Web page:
This morning I'm still beaming from another uplifting race weekend. After my 15km two weeks ago, I posted about the S-curve and were I felt I was in the scheme, and also the impending plateau when I'll have to start working a lot harder for just a few seconds gain. Right now though I need to just keep on training and just riding the crest of this crazy wave I'm on until it's loses steam.
To be honest, I haven't necessarily felt any faster since that 15km. I put in two quality speed sessions since then. On the 12th, I use what is possibly the only useful bit of flat on WITS main campus to do short intervals. It's approximately 300m. I did six repeats aiming for 60 seconds and I did them all in 59-61 seconds, jogging back to the start as recovery. This past week I was on leave so I took the opportunity after dropping my son off at school to do some quality. On Monday, I submitted my entry for the Runner's World 1km Challenge, doing that in 3:22. It surprised me actually how difficult one all out kilometre is but considering in February doing an 800m in 3:05 was too much for me it's a lot of progress. On Tuesday morning I hit the track, and did 5 X 400m aiming for 80s, and once again I was consistent doing one at 79, one at 82 and the remainder on the money. I finished off the session with an 800m and managed 2:44. On Thursday I headed back to Centurion for the Nike+ Run Club aiming to really let fly now that I know the course. I covered the ~3.5km loop in 13:14, 3:46, which I was chuffed with considering that at times when navigating the mall bits it's almost an almost course and there is some human traffic to contend with.
All that fast stuff did mean that I was a little jaded come Saturday morning when it was time for the Take 5 Team Relay at the Waterkloof Airbase. And when it started to drizzle on the way there I was feeling a bit gloomy. The rain cleared away and even though there was a chill in the air it was pleasant. And with the route being the flattest that I have ever witnessed at a race fast times were there for the taking. My only concern was the changeover area which as I guessed would get cluttered but thankfully I was doing the first leg so it wasn't going to be too bad.
The race was scheduled for an 8am start, another boon as the extreme chill of the morning was almost certainly gone. This was only my third 5km and I'm still none the wiser as to how to approach the distance. It's almost certainly too short to have a strategy but equally go out too fast or too slow and there are consequences. A 10km makes sense, steady for 4km, hit optimum pace to 7km then give it horns to the finish!
Once the gun went, there was the obligatory battling with walkers and joggers who had pushed to the front. By the time we got off the grass and onto the tar thankfully we had cleared them. There were some serious looking athletes and those pesky juniors that have endless pace, and I got sucked into that early pace. Then came the first panic. My watch hit 4:00 and there was no sign of the 1 km mark. But already I was breathing quite heavily. At 8 minutes so 2 km mark. My Nike+ foot sensor is optimized for my easy training pace of around 4:55-5:00 min/km so it under measures at race pace so that was no use. The water point was coming up and that was supposed to be halfway but I check the time, 9:57 as I pass through. Now I'm getting tired and double my time is 19:54, surely not.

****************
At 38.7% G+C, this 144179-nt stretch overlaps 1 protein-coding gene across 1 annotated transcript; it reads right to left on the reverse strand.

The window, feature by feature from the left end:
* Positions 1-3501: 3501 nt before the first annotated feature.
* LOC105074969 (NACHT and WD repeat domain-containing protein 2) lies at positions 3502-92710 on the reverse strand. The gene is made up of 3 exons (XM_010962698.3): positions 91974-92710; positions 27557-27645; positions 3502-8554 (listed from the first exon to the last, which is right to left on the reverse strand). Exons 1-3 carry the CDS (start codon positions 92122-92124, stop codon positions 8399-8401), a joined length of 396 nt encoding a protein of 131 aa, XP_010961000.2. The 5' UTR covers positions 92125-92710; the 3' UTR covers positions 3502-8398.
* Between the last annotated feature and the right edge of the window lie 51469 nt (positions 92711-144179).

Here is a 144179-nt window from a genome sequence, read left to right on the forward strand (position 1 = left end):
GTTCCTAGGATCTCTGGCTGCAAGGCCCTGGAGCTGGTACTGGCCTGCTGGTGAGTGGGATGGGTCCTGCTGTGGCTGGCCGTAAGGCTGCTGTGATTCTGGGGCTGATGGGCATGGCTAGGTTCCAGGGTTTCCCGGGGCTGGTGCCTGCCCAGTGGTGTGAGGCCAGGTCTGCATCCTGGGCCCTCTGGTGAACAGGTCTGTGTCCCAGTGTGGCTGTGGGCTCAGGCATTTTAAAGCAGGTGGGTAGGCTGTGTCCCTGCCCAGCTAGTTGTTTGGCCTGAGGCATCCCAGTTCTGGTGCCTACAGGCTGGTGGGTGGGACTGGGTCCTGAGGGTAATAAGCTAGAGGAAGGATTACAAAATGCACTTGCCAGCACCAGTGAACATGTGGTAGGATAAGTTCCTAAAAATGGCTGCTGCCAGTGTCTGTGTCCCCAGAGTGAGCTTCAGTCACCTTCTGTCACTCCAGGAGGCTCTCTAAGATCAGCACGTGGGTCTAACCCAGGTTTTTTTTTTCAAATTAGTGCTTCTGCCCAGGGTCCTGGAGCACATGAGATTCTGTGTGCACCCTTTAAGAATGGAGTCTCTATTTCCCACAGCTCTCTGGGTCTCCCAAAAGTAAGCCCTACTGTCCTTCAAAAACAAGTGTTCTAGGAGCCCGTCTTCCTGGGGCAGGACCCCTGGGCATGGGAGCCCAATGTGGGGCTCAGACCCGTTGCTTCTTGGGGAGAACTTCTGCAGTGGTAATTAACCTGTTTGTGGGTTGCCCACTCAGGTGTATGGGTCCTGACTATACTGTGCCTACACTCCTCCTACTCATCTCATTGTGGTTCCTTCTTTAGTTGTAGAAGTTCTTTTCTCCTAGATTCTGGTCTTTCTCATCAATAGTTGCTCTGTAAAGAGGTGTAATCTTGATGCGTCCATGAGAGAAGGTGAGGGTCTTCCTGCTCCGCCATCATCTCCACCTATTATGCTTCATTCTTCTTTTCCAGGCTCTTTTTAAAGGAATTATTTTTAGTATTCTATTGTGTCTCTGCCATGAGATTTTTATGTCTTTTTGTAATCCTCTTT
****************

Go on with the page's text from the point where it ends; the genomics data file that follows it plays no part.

I soldiered on but the one glimmer of hope was that I still hadn't lost sight of the lead bike. It was starting to get further and further away but after 12 minutes I could see it at a bend in the corner of my eye. At 15 minutes I see the Sportsman's Warehouse balloons for the changeover point and I can here the announcer calling the team numbers. So close. As I'm about to hit the grass with the finish in sight, my clock hits 17:00. Another 'surely not' moment. I stride to the finish, I can hear my dad cheer me on, see my wife pull out of the change over area, hand her the baton and stop my clock.
No freaking way!!!!! My first instinct is not to celebrate but to question the route. It must be short surely, must be. I play this silly game in my head until the end of the race. My father ran the last leg. He was recovering from a cold so didn't go all out but planned to hit 4:00 min/km and then finish strong. His experienced legs can dial a pace almost at will and sure enough he finished in 19:30, with no qualms about the distance.
So an new PB. I'm still over the moon. A 1:36 improvement and managing 3:34 pace over 5km is something I would not have imagined in February, never mind June last year. I think it might have just been once of those days, 1) weather was perfect 2) it was as flat as a pancake 3) the pace was hot at the start and I got into the mix and just hung on.
Of course I have been doing a lot of hard training and it's giving back now. My average for the last 7 weeks since the week of Wally Hayward and Jackie Melker has been 46km, with weekly totals ranging from 41 km to 51 km. That has been a mix of speedwork (intervals and tempo sessions) on Tuesday, hills on Thursday and 12-16 km long runs on Sunday. So while for me it has been conditioning and preparing my body for the rigours of the marathon training that is still to come, another way to look at it is that I have been doing an intensive 8 week 10km program like the sort you would find on Runner's World. Indeed I'm doing a 10km race on Saturday and this is now the 8th week since that double header week.
I'm looking forward to Saturday's race and like the last two races I'm going to give it my all and just let the legs go. Then I have another two weeks before I start focussing on the marathon from the 16th July.